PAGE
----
Though the Constitution is a monumental document and an important part of the nation's history, teaching it to middle school children often seems futile because they are seldom able to focus on the intricacies of the document for long. Playing some games will keep their interest while you are teaching the Constitution.

Recital Race

Have the students memorize the Preamble for the Constitution: "We the People of the United States, in Order to form a more perfect Union, establish Justice, insure domestic Tranquility, provide for the common defense, promote the general Welfare, and secure the Blessings of Liberty to ourselves and our Posterity, do ordain and establish this Constitution for the United States of America."

Then have the students recite it quickly and accurately against one another in duels. This can be turned into a tournament that the children will enjoy and will also cement the Preamble in their minds.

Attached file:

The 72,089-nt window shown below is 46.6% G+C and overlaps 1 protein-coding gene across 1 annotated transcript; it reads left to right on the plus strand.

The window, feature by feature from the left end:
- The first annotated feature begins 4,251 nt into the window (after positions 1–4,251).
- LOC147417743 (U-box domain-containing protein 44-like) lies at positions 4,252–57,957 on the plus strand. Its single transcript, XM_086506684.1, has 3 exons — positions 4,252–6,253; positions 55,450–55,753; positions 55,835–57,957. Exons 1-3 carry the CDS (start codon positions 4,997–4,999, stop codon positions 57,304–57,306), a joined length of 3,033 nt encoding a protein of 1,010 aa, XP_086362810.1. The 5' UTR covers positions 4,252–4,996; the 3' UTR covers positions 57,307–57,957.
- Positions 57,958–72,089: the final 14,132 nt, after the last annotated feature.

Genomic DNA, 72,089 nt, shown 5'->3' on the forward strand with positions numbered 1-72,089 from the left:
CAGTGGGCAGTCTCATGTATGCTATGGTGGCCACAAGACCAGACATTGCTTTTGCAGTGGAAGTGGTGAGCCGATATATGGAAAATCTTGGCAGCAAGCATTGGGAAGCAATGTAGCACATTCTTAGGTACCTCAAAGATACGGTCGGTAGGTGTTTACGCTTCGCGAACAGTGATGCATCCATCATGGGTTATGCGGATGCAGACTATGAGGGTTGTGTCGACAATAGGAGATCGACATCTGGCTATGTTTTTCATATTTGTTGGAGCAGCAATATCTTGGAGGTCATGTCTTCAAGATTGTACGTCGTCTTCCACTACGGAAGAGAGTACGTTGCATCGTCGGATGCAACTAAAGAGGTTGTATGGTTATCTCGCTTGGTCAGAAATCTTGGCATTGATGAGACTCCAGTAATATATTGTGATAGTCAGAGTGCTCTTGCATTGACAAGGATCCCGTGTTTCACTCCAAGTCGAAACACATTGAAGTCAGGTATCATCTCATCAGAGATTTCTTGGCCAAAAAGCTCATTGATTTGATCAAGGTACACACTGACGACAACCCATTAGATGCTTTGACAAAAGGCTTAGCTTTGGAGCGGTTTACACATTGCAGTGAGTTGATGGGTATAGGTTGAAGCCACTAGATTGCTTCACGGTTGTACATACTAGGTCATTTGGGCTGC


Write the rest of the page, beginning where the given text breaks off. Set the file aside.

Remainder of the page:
In Their Own Words

Have the students take a copy of the Constitution home. Tell them to work on writing one or more sections of the document in their own words, which they will then recite in class the next day. This will help the students learn what one or more sections mean, and it will help the other students better understand it by hearing it in the words of someone on their level.

Creating a New Amendment

Have the students brainstorm together and come up with an amendment that they think would improve the Constitution. Have them do it in Congressional Convention format, in which they each get a vote on a set of possible amendments. Have each student come up with one and winnow them by vote to the top five or so. Then, give the students one or two days to petition one another to get one of the amendments voted in. The person who writes the winning amendment gets a prize. This will help motivate the students to push their amendment.

Constitution Trivia

Split the class into four groups. Then present questions about the Constitution and have each group come up with answer. Draw some questions from classroom lectures, some from reading assignments, and some from resources to which the students may not have had access. Tally the correct answers by each group to keep the game competitive.